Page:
Age may be taking its toll on the 36-year-old's body but his experience will be invaluable. The Champions League is the competition Carvalho made his name in over a decade ago, when he lifted the trophy at Porto. Morata will need a big performance against the veteran to try to similarly establish his own name among Europe's elite.
Casemiro (FC Porto) vs. Thiago Alcantara (Bayern Munich)
The midfield is always of huge importance in football but for two coaches as obsessed with that area of the pitch as Pep Guardiola and Julen Lopetegui are, the rule will apply to an even greater degree at the Estadio do Dragao on Wednesday.
Bayern evidently have the edge in terms of star quality but Porto have plenty of class of their own, and two young midfielders in particular have the potential to influence the outcome of the tie.
Bayern's comically bad injury record this season leaves them without David Alaba and Javi Martinez as potential options for the middle, while Bastian Schweinsteiger is a doubt and at the minimum won't be 100 percent fit. Franck Ribery and Arjen Robben, two incredibly important creative influences, will also miss the trip to Portugal.
In those circumstances, a player of Thiago Alcantara's passing quality cannot be ignored, even if he has only just returned from a yearlong battle with injury himself. An excellent display against Eintracht Frankfurt on the weekend made an even stronger case for his selection in Porto: the delicious chipped pass Thiago produced in the build-up to Robert Lewandowski's opener is exactly the kind of spark Guardiola will be looking for in a key Champions League game.
Space is required to produce a killer pass, however, and Porto's midfield shield Casemiro will try to keep things tight while sitting in front of the home back four. The on-loan Real Madrid man produced an impressive cameo for his parent club against Borussia Dortmund at this stage of the Champions League last year, seemingly unfazed by the occasion, given how tidy he was under pressure.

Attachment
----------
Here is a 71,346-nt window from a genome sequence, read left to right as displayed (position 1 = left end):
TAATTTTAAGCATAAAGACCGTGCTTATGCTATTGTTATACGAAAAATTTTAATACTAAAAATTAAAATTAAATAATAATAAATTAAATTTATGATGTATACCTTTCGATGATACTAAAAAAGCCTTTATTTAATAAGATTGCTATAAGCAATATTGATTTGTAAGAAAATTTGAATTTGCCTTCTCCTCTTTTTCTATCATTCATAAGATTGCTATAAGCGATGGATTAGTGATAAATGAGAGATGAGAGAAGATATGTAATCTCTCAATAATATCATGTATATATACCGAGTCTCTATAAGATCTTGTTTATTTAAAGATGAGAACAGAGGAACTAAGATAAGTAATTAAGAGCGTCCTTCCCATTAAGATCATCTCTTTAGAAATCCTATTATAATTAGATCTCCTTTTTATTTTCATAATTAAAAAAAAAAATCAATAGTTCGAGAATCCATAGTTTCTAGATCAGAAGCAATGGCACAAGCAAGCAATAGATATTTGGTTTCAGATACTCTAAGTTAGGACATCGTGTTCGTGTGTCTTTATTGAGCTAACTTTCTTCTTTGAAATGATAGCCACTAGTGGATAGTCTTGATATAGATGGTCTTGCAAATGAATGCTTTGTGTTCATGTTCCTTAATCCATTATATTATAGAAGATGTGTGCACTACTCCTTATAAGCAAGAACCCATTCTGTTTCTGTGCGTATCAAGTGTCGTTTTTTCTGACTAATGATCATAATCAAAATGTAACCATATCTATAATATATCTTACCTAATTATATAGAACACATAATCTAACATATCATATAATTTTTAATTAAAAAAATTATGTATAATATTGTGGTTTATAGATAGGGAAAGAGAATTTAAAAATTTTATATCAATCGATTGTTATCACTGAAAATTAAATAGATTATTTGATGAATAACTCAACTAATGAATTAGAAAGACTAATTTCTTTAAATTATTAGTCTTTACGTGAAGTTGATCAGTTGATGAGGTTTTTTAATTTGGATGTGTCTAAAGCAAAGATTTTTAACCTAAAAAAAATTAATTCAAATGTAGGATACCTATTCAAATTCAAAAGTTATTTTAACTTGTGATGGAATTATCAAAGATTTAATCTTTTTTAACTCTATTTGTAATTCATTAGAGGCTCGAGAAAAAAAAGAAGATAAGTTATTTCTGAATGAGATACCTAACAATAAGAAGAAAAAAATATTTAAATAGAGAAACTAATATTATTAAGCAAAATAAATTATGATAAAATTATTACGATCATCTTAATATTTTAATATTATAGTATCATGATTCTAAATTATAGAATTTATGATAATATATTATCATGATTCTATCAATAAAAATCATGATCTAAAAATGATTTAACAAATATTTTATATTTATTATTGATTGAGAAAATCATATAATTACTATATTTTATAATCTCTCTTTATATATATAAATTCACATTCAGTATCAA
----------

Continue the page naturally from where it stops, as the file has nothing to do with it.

Not only physically robust enough to put in the miles necessary to frustrate Thiago over 90 minutes, the Brazilian also has enough talent of his own to use the ball well when given the opportunity. Bayern will need to be wary of Casemiro's shot from distance after the stunning free kick he scored against Basel in the last round.
Marquinhos (Paris Saint-Germain) vs. Neymar (FC Barcelona)
Lionel Messi's threat for Barcelona is so obvious it almost isn't worth mentioning, and there is little doubt that Laurent Blanc will have put in plenty of hours instructing PSG on how to limit his influence. Focusing on Messi inevitably leaves space for other players to cause problems, however, and that's where Neymar will be particularly important for the Catalans at the Parc des Princes.
Against Sevilla on Saturday the forward delivered his best performance in months, assisting Messi's opener, curling away a beautiful free kick for the second goal of the game and producing a nutmeg on Nico Pareja that merits rewatching. Visibly displeased with being substituted off in the second half by Luis Enrique, the forward will have a point to prove in the Champions League, and that's bad news for PSG.
The absence of David Luiz through injury means fellow Brazilian Marquinhos is the central defender most likely to come into contact with an agitated Neymar. Playing the entirety of PSG's Coupe de la Ligue final win over Bastia should give him a helpful dose of confidence, but silencing Barca's No. 11 is a different challenge altogether.
Marquinhos hasn't played at centre-back as often as he would have liked this season thanks to the addition of Luiz, so Wednesday is a golden opportunity for him to show Blanc what he's capable of. If Barcelona are still watching the defender as they have been for a few years now, then it could be a chance to further impress them, too.